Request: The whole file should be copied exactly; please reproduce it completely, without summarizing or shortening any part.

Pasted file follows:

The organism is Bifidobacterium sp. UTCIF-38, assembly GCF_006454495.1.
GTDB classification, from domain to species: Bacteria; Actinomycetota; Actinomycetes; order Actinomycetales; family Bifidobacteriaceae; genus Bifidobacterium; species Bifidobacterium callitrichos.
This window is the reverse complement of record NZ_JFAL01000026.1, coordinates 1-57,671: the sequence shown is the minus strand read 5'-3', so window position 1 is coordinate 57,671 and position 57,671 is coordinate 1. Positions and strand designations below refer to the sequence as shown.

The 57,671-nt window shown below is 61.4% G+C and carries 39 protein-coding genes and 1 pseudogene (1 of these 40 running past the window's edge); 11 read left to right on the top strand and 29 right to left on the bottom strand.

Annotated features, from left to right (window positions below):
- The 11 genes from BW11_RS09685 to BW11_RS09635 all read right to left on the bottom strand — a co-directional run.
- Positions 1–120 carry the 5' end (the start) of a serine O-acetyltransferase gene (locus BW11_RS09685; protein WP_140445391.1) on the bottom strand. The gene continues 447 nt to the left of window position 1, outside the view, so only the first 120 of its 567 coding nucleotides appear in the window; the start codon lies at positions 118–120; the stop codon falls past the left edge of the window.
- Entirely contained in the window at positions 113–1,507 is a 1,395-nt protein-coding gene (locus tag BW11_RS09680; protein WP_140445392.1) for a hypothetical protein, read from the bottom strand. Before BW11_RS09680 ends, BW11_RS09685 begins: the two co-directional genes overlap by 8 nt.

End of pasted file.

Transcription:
The organism is Bifidobacterium sp. UTCIF-38, assembly GCF_006454495.1.
GTDB classification, from domain to species: Bacteria; Actinomycetota; Actinomycetes; order Actinomycetales; family Bifidobacteriaceae; genus Bifidobacterium; species Bifidobacterium callitrichos.
This window is the reverse complement of record NZ_JFAL01000026.1, coordinates 1-57,671: the sequence shown is the minus strand read 5'-3', so window position 1 is coordinate 57,671 and position 57,671 is coordinate 1. Positions and strand designations below refer to the sequence as shown.

The 57,671-nt window shown below is 61.4% G+C and carries 39 protein-coding genes and 1 pseudogene (1 of these 40 running past the window's edge); 11 read left to right on the top strand and 29 right to left on the bottom strand.

Annotated features, from left to right (window positions below):
- The 11 genes from BW11_RS09685 to BW11_RS09635 all read right to left on the bottom strand — a co-directional run.
- Positions 1–120 carry the 5' end (the start) of a serine O-acetyltransferase gene (locus BW11_RS09685; protein WP_140445391.1) on the bottom strand. The gene continues 447 nt to the left of window position 1, outside the view, so only the first 120 of its 567 coding nucleotides appear in the window; the start codon lies at positions 118–120; the stop codon falls past the left edge of the window.
- Entirely contained in the window at positions 113–1,507 is a 1,395-nt protein-coding gene (locus tag BW11_RS09680; protein WP_140445392.1) for a hypothetical protein, read from the bottom strand. Before BW11_RS09680 ends, BW11_RS09685 begins: the two co-directional genes overlap by 8 nt.